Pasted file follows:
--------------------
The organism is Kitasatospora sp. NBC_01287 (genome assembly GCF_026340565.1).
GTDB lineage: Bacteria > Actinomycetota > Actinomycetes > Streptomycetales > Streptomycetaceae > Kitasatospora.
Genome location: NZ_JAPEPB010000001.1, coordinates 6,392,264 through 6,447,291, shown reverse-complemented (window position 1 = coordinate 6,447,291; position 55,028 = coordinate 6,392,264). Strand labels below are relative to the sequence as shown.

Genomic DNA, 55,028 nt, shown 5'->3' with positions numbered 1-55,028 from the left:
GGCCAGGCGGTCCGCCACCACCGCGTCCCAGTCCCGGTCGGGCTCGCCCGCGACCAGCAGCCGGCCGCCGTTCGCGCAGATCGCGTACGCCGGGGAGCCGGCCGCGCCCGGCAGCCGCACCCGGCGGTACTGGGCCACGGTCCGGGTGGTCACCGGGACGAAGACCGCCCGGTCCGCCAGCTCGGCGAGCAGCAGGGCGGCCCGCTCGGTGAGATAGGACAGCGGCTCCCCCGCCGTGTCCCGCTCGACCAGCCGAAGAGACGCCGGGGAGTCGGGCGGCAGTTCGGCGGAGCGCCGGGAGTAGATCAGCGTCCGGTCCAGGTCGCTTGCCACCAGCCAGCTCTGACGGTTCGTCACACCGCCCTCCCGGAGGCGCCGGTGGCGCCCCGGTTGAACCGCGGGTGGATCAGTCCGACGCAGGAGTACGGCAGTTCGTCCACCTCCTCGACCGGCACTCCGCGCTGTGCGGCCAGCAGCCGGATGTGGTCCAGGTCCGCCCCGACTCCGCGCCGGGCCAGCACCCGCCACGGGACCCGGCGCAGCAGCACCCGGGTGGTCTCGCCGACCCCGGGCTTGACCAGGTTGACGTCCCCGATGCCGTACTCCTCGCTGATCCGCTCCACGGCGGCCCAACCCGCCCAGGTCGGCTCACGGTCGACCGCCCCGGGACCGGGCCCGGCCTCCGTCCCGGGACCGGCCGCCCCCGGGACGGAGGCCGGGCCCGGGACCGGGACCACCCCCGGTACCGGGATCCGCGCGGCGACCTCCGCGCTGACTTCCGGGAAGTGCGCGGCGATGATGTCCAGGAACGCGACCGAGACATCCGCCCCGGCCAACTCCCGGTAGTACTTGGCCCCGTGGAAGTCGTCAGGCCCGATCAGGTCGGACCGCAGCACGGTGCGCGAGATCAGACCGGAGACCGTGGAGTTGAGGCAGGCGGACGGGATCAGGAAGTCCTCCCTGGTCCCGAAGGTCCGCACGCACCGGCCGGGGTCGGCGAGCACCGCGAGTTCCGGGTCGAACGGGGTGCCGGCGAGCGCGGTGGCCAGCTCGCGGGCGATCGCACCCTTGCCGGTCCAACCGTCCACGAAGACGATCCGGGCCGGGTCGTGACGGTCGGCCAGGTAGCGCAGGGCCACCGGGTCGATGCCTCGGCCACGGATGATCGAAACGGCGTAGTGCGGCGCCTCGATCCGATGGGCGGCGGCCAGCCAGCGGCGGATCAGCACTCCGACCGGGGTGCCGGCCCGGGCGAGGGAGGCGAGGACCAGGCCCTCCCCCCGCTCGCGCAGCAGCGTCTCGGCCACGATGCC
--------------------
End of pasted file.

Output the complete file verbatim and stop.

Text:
The organism is Kitasatospora sp. NBC_01287 (genome assembly GCF_026340565.1).
GTDB lineage: Bacteria > Actinomycetota > Actinomycetes > Streptomycetales > Streptomycetaceae > Kitasatospora.
Genome location: NZ_JAPEPB010000001.1, coordinates 6,392,264 through 6,447,291, shown reverse-complemented (window position 1 = coordinate 6,447,291; position 55,028 = coordinate 6,392,264). Strand labels below are relative to the sequence as shown.

Genomic DNA, 55,028 nt, shown 5'->3' with positions numbered 1-55,028 from the left:
GGCCAGGCGGTCCGCCACCACCGCGTCCCAGTCCCGGTCGGGCTCGCCCGCGACCAGCAGCCGGCCGCCGTTCGCGCAGATCGCGTACGCCGGGGAGCCGGCCGCGCCCGGCAGCCGCACCCGGCGGTACTGGGCCACGGTCCGGGTGGTCACCGGGACGAAGACCGCCCGGTCCGCCAGCTCGGCGAGCAGCAGGGCGGCCCGCTCGGTGAGATAGGACAGCGGCTCCCCCGCCGTGTCCCGCTCGACCAGCCGAAGAGACGCCGGGGAGTCGGGCGGCAGTTCGGCGGAGCGCCGGGAGTAGATCAGCGTCCGGTCCAGGTCGCTTGCCACCAGCCAGCTCTGACGGTTCGTCACACCGCCCTCCCGGAGGCGCCGGTGGCGCCCCGGTTGAACCGCGGGTGGATCAGTCCGACGCAGGAGTACGGCAGTTCGTCCACCTCCTCGACCGGCACTCCGCGCTGTGCGGCCAGCAGCCGGATGTGGTCCAGGTCCGCCCCGACTCCGCGCCGGGCCAGCACCCGCCACGGGACCCGGCGCAGCAGCACCCGGGTGGTCTCGCCGACCCCGGGCTTGACCAGGTTGACGTCCCCGATGCCGTACTCCTCGCTGATCCGCTCCACGGCGGCCCAACCCGCCCAGGTCGGCTCACGGTCGACCGCCCCGGGACCGGGCCCGGCCTCCGTCCCGGGACCGGCCGCCCCCGGGACGGAGGCCGGGCCCGGGACCGGGACCACCCCCGGTACCGGGATCCGCGCGGCGACCTCCGCGCTGACTTCCGGGAAGTGCGCGGCGATGATGTCCAGGAACGCGACCGAGACATCCGCCCCGGCCAACTCCCGGTAGTACTTGGCCCCGTGGAAGTCGTCAGGCCCGATCAGGTCGGACCGCAGCACGGTGCGCGAGATCAGACCGGAGACCGTGGAGTTGAGGCAGGCGGACGGGATCAGGAAGTCCTCCCTGGTCCCGAAGGTCCGCACGCACCGGCCGGGGTCGGCGAGCACCGCGAGTTCCGGGTCGAACGGGGTGCCGGCGAGCGCGGTGGCCAGCTCGCGGGCGATCGCACCCTTGCCGGTCCAACCGTCCACGAAGACGATCCGGGCCGGGTCGTGACGGTCGGCCAGGTAGCGCAGGGCCACCGGGTCGATGCCTCGGCCACGGATGATCGAAACGGCGTAGTGCGGCGCCTCGATCCGATGGGCGGCGGCCAGCCAGCGGCGGATCAGCACTCCGACCGGGGTGCCGGCCCGGGCGAGGGAGGCGAGGACCAGGCCCTCCCCCCGCTCGCGCAGCAGCGTCTCGGCCACGATGCC